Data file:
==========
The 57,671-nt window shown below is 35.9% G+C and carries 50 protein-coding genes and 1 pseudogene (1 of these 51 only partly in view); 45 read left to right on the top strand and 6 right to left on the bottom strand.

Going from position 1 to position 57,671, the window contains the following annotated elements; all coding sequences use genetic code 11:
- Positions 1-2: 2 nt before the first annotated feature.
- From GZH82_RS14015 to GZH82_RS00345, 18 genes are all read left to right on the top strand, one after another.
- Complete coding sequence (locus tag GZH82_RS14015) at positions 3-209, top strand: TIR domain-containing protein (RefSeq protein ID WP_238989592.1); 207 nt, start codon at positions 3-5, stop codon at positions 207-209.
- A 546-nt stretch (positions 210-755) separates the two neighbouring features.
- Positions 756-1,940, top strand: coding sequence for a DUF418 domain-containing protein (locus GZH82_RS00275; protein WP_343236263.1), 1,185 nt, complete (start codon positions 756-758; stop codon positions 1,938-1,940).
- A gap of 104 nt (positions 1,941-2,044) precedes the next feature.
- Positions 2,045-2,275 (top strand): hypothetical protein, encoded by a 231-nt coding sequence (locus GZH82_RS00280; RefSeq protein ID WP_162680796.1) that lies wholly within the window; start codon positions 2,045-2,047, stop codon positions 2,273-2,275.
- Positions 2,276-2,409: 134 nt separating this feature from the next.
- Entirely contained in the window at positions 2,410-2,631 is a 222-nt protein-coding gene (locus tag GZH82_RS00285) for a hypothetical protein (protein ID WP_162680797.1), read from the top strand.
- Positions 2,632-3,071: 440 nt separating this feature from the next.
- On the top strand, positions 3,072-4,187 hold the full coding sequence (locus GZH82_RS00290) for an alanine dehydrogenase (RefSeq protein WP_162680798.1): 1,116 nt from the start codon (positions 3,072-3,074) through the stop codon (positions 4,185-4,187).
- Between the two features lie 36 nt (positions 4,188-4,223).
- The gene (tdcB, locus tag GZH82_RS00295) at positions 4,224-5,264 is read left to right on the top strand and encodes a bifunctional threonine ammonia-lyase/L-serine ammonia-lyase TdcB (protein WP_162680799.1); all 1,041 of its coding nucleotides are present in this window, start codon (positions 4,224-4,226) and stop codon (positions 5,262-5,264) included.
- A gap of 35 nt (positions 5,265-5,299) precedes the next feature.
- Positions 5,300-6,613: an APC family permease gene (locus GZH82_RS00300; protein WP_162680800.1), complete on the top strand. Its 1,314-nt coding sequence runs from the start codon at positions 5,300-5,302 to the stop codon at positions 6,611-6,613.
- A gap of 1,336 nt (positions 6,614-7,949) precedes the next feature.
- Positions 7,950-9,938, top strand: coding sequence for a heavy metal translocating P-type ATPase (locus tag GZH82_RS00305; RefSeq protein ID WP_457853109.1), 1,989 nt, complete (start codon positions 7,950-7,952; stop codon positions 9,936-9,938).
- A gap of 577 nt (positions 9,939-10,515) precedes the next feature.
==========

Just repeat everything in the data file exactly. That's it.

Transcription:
The 57,671-nt window shown below is 35.9% G+C and carries 50 protein-coding genes and 1 pseudogene (1 of these 51 only partly in view); 45 read left to right on the top strand and 6 right to left on the bottom strand.

Going from position 1 to position 57,671, the window contains the following annotated elements; all coding sequences use genetic code 11:
- Positions 1-2: 2 nt before the first annotated feature.
- From GZH82_RS14015 to GZH82_RS00345, 18 genes are all read left to right on the top strand, one after another.
- Complete coding sequence (locus tag GZH82_RS14015) at positions 3-209, top strand: TIR domain-containing protein (RefSeq protein ID WP_238989592.1); 207 nt, start codon at positions 3-5, stop codon at positions 207-209.
- A 546-nt stretch (positions 210-755) separates the two neighbouring features.
- Positions 756-1,940, top strand: coding sequence for a DUF418 domain-containing protein (locus GZH82_RS00275; protein WP_343236263.1), 1,185 nt, complete (start codon positions 756-758; stop codon positions 1,938-1,940).
- A gap of 104 nt (positions 1,941-2,044) precedes the next feature.
- Positions 2,045-2,275 (top strand): hypothetical protein, encoded by a 231-nt coding sequence (locus GZH82_RS00280; RefSeq protein ID WP_162680796.1) that lies wholly within the window; start codon positions 2,045-2,047, stop codon positions 2,273-2,275.
- Positions 2,276-2,409: 134 nt separating this feature from the next.
- Entirely contained in the window at positions 2,410-2,631 is a 222-nt protein-coding gene (locus tag GZH82_RS00285) for a hypothetical protein (protein ID WP_162680797.1), read from the top strand.
- Positions 2,632-3,071: 440 nt separating this feature from the next.
- On the top strand, positions 3,072-4,187 hold the full coding sequence (locus GZH82_RS00290) for an alanine dehydrogenase (RefSeq protein WP_162680798.1): 1,116 nt from the start codon (positions 3,072-3,074) through the stop codon (positions 4,185-4,187).
- Between the two features lie 36 nt (positions 4,188-4,223).
- The gene (tdcB, locus tag GZH82_RS00295) at positions 4,224-5,264 is read left to right on the top strand and encodes a bifunctional threonine ammonia-lyase/L-serine ammonia-lyase TdcB (protein WP_162680799.1); all 1,041 of its coding nucleotides are present in this window, start codon (positions 4,224-4,226) and stop codon (positions 5,262-5,264) included.
- A gap of 35 nt (positions 5,265-5,299) precedes the next feature.
- Positions 5,300-6,613: an APC family permease gene (locus GZH82_RS00300; protein WP_162680800.1), complete on the top strand. Its 1,314-nt coding sequence runs from the start codon at positions 5,300-5,302 to the stop codon at positions 6,611-6,613.
- A gap of 1,336 nt (positions 6,614-7,949) precedes the next feature.
- Positions 7,950-9,938, top strand: coding sequence for a heavy metal translocating P-type ATPase (locus tag GZH82_RS00305; RefSeq protein ID WP_457853109.1), 1,989 nt, complete (start codon positions 7,950-7,952; stop codon positions 9,936-9,938).
- A gap of 577 nt (positions 9,939-10,515) precedes the next feature.